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How Body Image Affects Mental Health

What is body image? According to the National Eating Disorder Association, it is defined as our thoughts, perceptions, and attitudes about our physical appearance, which can be negative or positive. Positive body image generally includes feeling comfortable and confident in your body. It involves acknowledging that the way your body looks has little to do with your character or value as a person. Negative body image includes feeling shame, anxiety, or self-consciousness about your shape as well as a distorted perception of physical appearance. Comparison to others can cause your view of yourself to be distorted.

Women are more likely to have a negative body image than men. They are given messages throughout their lives that their bodies and looks are the most important thing about them. Through media and advertising, women see false beauty ideals. With social media’s prevalence, people are constantly looking at these images and making comparisons. These standards of beauty are usually not achievable or realistic, and some people may turn to expensive appearance-altering procedures in an attempt to mirror what they see. These comparisons, messages, and actions can cause poor body image, which can trigger disordered eating, suicidal thoughts, anxiety, shame, self-hatred, depression, and low self-esteem, all of which are harmful to mental health.

Developing a positive body image takes time and effort. Be patient with yourself as you try to not only have more love for your body, but to realize you are more than a body. You are a human being with talents and qualities that are much more important than what your body looks like.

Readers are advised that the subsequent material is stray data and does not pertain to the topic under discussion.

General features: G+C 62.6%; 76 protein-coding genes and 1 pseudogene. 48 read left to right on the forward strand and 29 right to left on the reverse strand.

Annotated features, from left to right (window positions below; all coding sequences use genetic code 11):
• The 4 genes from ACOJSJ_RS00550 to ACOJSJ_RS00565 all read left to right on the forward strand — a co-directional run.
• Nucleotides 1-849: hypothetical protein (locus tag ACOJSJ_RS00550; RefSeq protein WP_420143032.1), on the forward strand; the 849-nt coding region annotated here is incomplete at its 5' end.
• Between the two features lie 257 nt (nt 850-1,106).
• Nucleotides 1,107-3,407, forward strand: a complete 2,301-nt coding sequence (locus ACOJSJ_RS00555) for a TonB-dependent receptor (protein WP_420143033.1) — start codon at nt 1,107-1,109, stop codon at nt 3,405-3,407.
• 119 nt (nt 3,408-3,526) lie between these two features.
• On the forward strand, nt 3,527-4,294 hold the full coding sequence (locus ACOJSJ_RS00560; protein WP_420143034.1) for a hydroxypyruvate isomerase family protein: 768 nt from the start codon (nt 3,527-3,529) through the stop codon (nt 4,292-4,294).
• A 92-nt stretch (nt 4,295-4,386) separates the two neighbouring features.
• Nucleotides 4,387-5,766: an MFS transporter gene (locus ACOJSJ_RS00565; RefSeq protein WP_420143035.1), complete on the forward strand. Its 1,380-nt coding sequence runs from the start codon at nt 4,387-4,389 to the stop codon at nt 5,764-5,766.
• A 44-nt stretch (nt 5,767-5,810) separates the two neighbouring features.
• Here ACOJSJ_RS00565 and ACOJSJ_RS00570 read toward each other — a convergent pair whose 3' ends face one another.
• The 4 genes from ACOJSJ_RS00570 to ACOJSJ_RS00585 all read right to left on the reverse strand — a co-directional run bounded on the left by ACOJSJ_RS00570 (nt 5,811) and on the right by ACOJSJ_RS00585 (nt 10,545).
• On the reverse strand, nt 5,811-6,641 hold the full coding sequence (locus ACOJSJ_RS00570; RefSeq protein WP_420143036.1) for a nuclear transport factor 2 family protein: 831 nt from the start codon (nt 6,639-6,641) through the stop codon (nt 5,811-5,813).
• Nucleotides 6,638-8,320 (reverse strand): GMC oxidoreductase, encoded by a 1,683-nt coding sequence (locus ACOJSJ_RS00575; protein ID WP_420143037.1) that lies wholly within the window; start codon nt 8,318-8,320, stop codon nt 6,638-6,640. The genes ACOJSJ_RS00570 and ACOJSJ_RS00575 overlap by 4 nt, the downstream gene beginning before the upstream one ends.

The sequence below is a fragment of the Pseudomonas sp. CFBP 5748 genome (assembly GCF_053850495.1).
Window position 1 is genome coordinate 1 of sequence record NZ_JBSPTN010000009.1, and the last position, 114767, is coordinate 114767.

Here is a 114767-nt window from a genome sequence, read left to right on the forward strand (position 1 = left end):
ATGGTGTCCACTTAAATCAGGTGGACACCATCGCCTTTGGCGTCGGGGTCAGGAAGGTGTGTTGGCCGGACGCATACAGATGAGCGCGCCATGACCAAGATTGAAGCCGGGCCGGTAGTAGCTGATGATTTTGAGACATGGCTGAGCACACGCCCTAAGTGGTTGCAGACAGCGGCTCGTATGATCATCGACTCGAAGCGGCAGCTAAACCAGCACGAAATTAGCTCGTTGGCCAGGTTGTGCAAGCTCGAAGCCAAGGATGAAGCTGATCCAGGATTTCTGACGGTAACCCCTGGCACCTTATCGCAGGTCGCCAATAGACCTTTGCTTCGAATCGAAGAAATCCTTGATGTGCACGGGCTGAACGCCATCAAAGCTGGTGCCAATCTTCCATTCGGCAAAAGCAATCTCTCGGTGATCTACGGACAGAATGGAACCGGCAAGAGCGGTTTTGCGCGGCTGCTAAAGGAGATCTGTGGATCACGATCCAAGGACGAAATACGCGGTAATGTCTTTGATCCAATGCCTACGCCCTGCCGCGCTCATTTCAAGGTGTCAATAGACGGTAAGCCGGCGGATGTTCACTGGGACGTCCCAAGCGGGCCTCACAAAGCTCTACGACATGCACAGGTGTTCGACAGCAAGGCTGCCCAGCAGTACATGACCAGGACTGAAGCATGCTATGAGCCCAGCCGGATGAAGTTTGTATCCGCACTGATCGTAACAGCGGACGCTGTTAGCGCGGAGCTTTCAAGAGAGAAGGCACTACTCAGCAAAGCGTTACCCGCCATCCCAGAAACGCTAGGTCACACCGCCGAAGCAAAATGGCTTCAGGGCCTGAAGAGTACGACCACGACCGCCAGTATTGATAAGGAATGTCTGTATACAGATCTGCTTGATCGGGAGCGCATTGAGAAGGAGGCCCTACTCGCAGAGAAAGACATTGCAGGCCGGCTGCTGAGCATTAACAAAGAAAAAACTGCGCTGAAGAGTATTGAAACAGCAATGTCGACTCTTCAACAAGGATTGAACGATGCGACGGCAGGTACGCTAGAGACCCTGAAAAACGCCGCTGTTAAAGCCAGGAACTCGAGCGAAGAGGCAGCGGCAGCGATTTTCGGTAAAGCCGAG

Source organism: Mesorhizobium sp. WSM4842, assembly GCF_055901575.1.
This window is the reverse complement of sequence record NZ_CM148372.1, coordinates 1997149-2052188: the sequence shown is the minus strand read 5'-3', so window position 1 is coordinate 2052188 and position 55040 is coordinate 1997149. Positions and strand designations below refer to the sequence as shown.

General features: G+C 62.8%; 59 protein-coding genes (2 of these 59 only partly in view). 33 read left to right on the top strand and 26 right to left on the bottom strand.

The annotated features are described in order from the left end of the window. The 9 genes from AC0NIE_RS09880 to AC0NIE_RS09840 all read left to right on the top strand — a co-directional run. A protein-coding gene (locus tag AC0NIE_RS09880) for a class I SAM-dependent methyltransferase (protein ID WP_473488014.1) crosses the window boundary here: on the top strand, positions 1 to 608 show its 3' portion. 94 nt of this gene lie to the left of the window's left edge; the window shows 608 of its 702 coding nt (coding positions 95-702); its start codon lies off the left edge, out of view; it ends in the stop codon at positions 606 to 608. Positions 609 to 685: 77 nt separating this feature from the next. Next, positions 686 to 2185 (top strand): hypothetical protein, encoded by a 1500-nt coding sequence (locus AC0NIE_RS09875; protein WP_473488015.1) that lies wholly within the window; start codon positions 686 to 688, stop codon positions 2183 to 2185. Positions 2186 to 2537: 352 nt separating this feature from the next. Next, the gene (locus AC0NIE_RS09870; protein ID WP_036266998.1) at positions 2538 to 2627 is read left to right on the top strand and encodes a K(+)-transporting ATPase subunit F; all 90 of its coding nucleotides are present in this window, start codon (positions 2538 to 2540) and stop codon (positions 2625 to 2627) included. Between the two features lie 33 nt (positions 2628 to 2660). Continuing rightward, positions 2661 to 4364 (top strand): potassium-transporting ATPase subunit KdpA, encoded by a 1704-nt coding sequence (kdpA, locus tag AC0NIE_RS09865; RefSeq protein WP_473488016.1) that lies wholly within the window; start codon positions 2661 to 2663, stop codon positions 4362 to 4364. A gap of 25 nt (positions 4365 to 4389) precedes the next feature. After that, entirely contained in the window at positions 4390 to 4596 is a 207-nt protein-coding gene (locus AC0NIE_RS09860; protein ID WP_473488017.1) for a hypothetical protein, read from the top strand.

Consider these tips to help develop a positive body image:

  • Remind yourself that your body is a magnificent tool that performs many functions that allow you to experience life.
  • Eat and exercise in a way that promotes health and strength, not to achieve a certain weight or body type.
  • Practice self-compassion, or extending kindness and understanding to yourself, rather than judgement and criticism.
  • Identify feelings of body shame and recognize where the feelings are coming from.
  • Practice mindfulness and avoid allowing painful thoughts and feelings to define or overwhelm you.
  • Unfollow people on social media who promote unrealistic body ideals or cause body shaming thoughts.
  • Surround yourself with positive people who love you for who you are, not for what you look like.
  • Kindly ask those you surround yourself with not to comment about your body or others’ bodies.
  • Wear clothes you feel comfortable in, that you don’t have to constantly think/worry about.
  • Focus on how it feels to move and live in your body, not on how it looks.

For references and citations, click here.

By: Emma Parkhurst, Utah State University Extension assistant professor, Emma.Parkhurst@usu.edu and Susannah Woodbury, intern